For us to pray thanksgiving over our meals without a relationship to the personal labor and the land inseparably bound into its essence is possible, but it is made difficult. We are at great risk of giving thanks for a product, an object of exchange and possession rather than a gift and so forgetting why we are thankful to a god who has been so removed from it. Our prayers, if not performed out of uncritical habit, will search widely before finding perhaps some gratitude for our ability to work and buy food, for our job, for the ability to eat and enjoy food, for the creation of the world and ourselves. Yet will we be thankful for the food itself, if we have lost the framework by which to understand it as a gift that binds us not only to God but also to His beloved, our neighbors? By knowing our farmers, by which I mean ideally having a literal relationship with them or at least knowing who they personally are so as to acknowledge our relationship to them, the value of food as a relational object toward a higher end is preserved. Our food may be received again, as it was from the first, as a gift from and as the initiation and perpetuation of an obligation to. Food so received is thus not only a means by which we have the opportunity to understand God and ourselves rightly, as of the land, but also a means by which we are increasingly bound in economic relationship with one another through the gifts of our labor and produce. In this perspective, we are not only grateful for the gift of food but also of our neighbor’s self and whatever opportunity we may have to return our selves to them in the reconciliation of God’s Kingdom come(ing). To know our farmer is thus to love our neighbor.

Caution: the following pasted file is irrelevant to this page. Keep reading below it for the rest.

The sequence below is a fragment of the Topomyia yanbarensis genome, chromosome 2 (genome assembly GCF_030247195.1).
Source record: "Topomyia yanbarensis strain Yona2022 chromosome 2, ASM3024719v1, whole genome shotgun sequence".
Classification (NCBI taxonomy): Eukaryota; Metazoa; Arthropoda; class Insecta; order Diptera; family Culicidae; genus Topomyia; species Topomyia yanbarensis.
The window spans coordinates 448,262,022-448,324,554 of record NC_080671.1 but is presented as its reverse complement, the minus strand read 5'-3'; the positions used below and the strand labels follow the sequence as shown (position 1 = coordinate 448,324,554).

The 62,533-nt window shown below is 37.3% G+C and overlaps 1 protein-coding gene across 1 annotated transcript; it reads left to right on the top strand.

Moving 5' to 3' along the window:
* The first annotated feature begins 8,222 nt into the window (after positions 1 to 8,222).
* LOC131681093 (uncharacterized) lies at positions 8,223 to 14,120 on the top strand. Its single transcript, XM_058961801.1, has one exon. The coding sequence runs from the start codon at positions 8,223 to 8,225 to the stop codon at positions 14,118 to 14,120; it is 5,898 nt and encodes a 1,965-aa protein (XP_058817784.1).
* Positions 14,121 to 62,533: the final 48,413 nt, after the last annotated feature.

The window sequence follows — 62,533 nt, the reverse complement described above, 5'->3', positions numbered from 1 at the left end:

Bruce J. Malina, The New Testament World: Insights from Cultural Anthropology. 3rd ed. (Louisville: Westminster, 2001), 81.
 Ellen F. Davis, Scripture, Culture, and Agriculture: An Agrarian Reading of the Bible. (New York: Cambridge University Press, 2008), 51. Also of note is the connection she draws between the manna narrative of Exodus and Genesis 1, drawing the conclusion, ‘Eating is a primary occasion for knowing the work of YHWH’ (74).
Brian Hohmeier is a theology and ethics student at Fuller Theological Seminary in Pasadena, CA. He did not grow up along the solemn coast of Maine, the son of a librarian and a longshoreman. Neither has he been published in Tin Roof, Western Humanities Review or Jet. He has not been married to his lovely wife Saleema for two years, who is not expecting their first child. He also doesn’t blog.